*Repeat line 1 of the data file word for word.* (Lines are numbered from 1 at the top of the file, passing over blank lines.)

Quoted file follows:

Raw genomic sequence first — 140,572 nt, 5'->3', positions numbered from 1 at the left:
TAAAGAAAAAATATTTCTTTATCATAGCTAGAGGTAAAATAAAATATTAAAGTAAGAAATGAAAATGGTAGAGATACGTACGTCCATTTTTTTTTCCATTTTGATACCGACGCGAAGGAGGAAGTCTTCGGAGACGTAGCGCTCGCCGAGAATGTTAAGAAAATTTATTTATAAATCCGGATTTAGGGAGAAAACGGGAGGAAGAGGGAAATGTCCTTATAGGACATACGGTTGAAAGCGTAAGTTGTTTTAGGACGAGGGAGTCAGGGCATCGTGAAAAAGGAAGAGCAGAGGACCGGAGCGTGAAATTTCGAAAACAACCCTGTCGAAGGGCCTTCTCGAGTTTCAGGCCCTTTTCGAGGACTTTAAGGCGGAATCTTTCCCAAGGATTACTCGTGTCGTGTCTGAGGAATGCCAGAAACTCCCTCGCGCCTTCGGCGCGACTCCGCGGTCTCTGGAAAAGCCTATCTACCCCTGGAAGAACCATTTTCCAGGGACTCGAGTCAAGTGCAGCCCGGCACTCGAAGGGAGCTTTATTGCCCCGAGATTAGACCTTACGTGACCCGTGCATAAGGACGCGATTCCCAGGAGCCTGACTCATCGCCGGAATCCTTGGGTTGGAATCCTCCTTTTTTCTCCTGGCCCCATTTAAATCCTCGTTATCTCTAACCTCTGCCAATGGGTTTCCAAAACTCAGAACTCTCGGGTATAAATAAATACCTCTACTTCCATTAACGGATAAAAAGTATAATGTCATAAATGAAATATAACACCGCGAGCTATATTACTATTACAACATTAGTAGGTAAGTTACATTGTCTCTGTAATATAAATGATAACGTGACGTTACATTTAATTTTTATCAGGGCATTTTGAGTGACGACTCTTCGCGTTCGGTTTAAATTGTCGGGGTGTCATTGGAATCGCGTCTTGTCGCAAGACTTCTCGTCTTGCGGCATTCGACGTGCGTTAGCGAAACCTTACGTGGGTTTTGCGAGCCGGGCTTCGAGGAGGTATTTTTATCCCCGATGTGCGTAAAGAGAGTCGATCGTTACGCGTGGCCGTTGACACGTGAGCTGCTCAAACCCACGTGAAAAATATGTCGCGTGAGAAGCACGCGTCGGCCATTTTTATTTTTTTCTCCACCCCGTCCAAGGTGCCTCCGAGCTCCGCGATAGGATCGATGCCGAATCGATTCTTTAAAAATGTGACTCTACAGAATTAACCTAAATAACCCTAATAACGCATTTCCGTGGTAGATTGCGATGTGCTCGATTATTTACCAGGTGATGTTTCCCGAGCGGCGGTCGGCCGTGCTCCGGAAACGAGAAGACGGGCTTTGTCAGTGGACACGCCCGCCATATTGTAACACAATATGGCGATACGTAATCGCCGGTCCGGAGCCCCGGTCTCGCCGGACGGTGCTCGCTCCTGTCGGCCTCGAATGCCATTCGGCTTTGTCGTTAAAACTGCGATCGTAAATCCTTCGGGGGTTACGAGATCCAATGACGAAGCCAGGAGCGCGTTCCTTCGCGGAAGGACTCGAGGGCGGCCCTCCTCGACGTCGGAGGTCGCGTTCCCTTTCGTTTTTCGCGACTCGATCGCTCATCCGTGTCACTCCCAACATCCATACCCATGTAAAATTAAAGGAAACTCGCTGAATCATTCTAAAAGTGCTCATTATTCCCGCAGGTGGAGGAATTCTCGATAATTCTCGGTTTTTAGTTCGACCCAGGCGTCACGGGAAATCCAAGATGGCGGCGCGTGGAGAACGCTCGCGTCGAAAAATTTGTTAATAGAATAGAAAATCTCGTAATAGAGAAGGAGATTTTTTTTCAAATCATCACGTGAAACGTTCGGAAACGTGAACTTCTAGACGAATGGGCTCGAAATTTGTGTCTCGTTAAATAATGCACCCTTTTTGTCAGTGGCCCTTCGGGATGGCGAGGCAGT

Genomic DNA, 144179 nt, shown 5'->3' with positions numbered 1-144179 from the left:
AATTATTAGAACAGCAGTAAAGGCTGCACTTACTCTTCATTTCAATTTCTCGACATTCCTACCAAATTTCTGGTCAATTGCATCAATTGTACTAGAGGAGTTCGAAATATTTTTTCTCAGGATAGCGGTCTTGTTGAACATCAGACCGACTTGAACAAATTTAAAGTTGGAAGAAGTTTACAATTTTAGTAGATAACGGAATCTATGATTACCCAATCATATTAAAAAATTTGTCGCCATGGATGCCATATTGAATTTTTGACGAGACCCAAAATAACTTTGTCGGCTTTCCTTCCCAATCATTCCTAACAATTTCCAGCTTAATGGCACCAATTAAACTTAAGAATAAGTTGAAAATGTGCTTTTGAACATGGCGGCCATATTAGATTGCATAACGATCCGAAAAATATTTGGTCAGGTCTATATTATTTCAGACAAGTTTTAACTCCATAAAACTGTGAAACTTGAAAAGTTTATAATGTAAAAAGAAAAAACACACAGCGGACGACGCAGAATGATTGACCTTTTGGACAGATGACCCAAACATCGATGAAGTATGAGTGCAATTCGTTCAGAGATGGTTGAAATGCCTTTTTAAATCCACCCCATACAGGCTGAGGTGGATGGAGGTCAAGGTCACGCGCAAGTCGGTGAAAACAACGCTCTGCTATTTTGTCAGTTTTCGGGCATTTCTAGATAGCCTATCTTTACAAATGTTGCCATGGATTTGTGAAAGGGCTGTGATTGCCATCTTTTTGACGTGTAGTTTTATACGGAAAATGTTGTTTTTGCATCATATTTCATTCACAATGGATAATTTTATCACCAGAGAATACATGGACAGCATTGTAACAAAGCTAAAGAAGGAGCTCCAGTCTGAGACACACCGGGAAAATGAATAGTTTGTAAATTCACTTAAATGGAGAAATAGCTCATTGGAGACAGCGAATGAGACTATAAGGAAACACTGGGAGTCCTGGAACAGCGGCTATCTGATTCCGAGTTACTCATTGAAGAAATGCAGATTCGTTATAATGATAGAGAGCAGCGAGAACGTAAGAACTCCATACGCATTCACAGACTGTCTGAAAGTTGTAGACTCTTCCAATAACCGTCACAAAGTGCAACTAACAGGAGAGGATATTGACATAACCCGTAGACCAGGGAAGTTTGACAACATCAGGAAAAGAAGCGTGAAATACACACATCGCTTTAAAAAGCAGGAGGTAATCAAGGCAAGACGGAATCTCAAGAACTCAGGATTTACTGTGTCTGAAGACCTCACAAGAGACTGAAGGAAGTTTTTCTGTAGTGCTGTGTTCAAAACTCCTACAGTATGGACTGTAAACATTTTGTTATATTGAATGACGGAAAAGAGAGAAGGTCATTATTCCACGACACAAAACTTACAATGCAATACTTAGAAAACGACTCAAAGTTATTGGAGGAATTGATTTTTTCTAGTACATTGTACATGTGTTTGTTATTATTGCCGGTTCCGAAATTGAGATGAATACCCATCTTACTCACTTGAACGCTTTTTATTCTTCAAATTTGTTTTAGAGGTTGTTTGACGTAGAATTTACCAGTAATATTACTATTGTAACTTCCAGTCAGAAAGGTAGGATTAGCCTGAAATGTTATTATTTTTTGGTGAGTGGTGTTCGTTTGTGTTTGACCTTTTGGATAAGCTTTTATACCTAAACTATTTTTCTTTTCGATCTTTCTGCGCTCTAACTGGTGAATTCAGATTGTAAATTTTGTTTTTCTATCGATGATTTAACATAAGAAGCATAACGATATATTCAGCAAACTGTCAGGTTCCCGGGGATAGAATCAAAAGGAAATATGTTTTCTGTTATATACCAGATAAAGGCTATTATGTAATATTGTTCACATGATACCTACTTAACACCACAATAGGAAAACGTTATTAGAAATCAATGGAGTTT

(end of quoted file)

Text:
Raw genomic sequence first — 140,572 nt, 5'->3', positions numbered from 1 at the left: